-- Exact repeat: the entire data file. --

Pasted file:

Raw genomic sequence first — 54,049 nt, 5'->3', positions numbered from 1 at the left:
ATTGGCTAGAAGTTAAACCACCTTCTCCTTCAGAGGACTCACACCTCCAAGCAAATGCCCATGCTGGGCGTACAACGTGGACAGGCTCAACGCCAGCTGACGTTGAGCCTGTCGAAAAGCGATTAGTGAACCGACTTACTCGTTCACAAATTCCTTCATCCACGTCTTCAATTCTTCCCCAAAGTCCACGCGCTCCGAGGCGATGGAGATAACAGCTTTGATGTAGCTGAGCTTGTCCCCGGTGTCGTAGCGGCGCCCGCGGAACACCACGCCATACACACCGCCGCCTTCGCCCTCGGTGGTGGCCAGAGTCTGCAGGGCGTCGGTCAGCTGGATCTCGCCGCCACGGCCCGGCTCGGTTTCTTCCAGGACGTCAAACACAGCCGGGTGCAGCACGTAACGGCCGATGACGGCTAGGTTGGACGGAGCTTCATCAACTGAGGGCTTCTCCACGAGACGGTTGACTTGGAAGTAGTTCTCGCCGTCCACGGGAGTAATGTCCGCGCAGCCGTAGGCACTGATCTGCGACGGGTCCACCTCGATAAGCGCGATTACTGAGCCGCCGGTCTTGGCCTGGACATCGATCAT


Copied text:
Raw genomic sequence first — 54,049 nt, 5'->3', positions numbered from 1 at the left:
ATTGGCTAGAAGTTAAACCACCTTCTCCTTCAGAGGACTCACACCTCCAAGCAAATGCCCATGCTGGGCGTACAACGTGGACAGGCTCAACGCCAGCTGACGTTGAGCCTGTCGAAAAGCGATTAGTGAACCGACTTACTCGTTCACAAATTCCTTCATCCACGTCTTCAATTCTTCCCCAAAGTCCACGCGCTCCGAGGCGATGGAGATAACAGCTTTGATGTAGCTGAGCTTGTCCCCGGTGTCGTAGCGGCGCCCGCGGAACACCACGCCATACACACCGCCGCCTTCGCCCTCGGTGGTGGCCAGAGTCTGCAGGGCGTCGGTCAGCTGGATCTCGCCGCCACGGCCCGGCTCGGTTTCTTCCAGGACGTCAAACACAGCCGGGTGCAGCACGTAACGGCCGATGACGGCTAGGTTGGACGGAGCTTCATCAACTGAGGGCTTCTCCACGAGACGGTTGACTTGGAAGTAGTTCTCGCCGTCCACGGGAGTAATGTCCGCGCAGCCGTAGGCACTGATCTGCGACGGGTCCACCTCGATAAGCGCGATTACTGAGCCGCCGGTCTTGGCCTGGACATCGATCAT